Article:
I'm not a fan of toolbars.  In fact, I hate them.  But unlike most toolbars that provide yet, another worthless search bar, this one is specifically designed for web designers/developers without a search bar!  Just only what you need to view different aspects of a web page, for both Mozilla Firefox and Google Chrome web browsers.

Digital Image Editors

At one point or another, may web designers/developers will want to add an image or two or ten on their website.  Like other types of editors, there are some very expensive digital image editors, and there are very good free ones!  Since there are a lot of free digital image editors geared toward different audiences, I'll narrow the choices down to two types and two choices:
  1. Easy to use, but less functionality
  2. Complex with tons of features
So, it depends upon your current knowledge and experience, and what you're willing to learn and try.  If you want ease of use with the basic, standard features, then I recommend Pixlr.  It's a free, online photo editor that doesn't require a software program to be downloaded and installed to use.  My second recommendation for those who need Photoshop-like features is Gimp.  Gimp has almost all of the features as those hundreds-of-dollars digital image editors, but for free.  Unfortunately, all of those features do come with another price - it's not for the faint of heart to use!  For those who's already familiar with Photoshop's interface may do well with GimpShop.

Web Page Validation

One important aspect of writing codes is to make sure that everything is correct, and that you are using the proper codes.  One way of doing so is to verify your web pages with W3C, and also clean them up a little using HTML Tidy.  Both are free, online tools, and don't require to download and install any software programs.

Web Hosting Services

Eventually, at some point, you'll want to upload your web pages to a web hosting server for all of the world to see.  What's the point of writing web pages if no one can view them?  Most broadband ISPs (Internet Service Providers) offer a small amount of online storage with limited functionality, but with unlimited bandwidth.  However, there are many free web hosting services that give you tons of features, but they display ads on your website, and have limited bandwidth.  Once that bandwidth is used up, your web pages will be cut off from the rest of the world until the next month.  Personally, I prefer to make do with the limited functionality but adless and limitless bandwidth my ISP gives me.  However, here's a couple of articles that you may want to read...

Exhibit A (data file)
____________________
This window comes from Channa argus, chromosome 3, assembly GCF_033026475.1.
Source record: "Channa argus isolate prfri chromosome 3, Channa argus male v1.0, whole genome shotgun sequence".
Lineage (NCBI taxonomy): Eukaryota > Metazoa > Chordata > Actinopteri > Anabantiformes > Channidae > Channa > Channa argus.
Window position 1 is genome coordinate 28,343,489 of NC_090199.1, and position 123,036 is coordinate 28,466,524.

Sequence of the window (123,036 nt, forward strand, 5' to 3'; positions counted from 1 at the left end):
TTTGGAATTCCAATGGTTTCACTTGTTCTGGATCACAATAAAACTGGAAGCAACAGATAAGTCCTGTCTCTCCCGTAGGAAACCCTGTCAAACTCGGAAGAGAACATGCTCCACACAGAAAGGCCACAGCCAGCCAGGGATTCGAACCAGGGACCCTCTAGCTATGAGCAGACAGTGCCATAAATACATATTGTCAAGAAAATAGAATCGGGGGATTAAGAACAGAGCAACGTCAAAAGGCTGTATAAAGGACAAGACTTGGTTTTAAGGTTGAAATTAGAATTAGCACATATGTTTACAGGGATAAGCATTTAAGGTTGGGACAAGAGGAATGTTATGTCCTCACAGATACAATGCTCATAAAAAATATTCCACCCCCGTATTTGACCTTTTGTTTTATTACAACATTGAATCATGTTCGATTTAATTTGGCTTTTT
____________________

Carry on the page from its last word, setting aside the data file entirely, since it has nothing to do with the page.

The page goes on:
If your website is for an organization (whether it's commercial or non-profit), most likely, you'll want to use a recognized, paid-for web hosting service.  Paid-for web hosting services can vary from a couple bucks a month to about $30/month!

Uploading Your Website

Whatever online web hosting service you choose, you'll need a way to upload your web pages, images, and other files to their web hosting server.  Most web hosting servers support FTP (File Transfer Protocol), and you will need to know your web host's FTP address, your login, your password, and any other settings they may require.  Personally, I prefer to use FireFTP, a free addon extension for Mozilla Firefox, but some people prefer a separate software program, such as FileZilla.
Eclipse IDE/Aptana Studio has a built-in "sync" option that automatically uploads your saved web page, which is very nice, but it's not very "user friendly" to setup.  However, once you figure out how to set it up, it's definitely the best option, since it automatically uploads after you save any changes made to the web page you're editing.

Adobe Flash Versus HTML5 Canvas

For those who's thinking about putting money, effort, and time learning and using Adobe Flash, personally, I wouldn't, considering you could put the same effort and time learning HTML5's new Canvas abilities along with JavaScript.   From what I've read and understood, the new HTML5 Canvas used in conjunction with JavaScript will be able to do anything and everything that Adobe Flash can do, without having to buy any expensive proprietary software programs.  Using HTML5's Canvas plus JavaScript is free.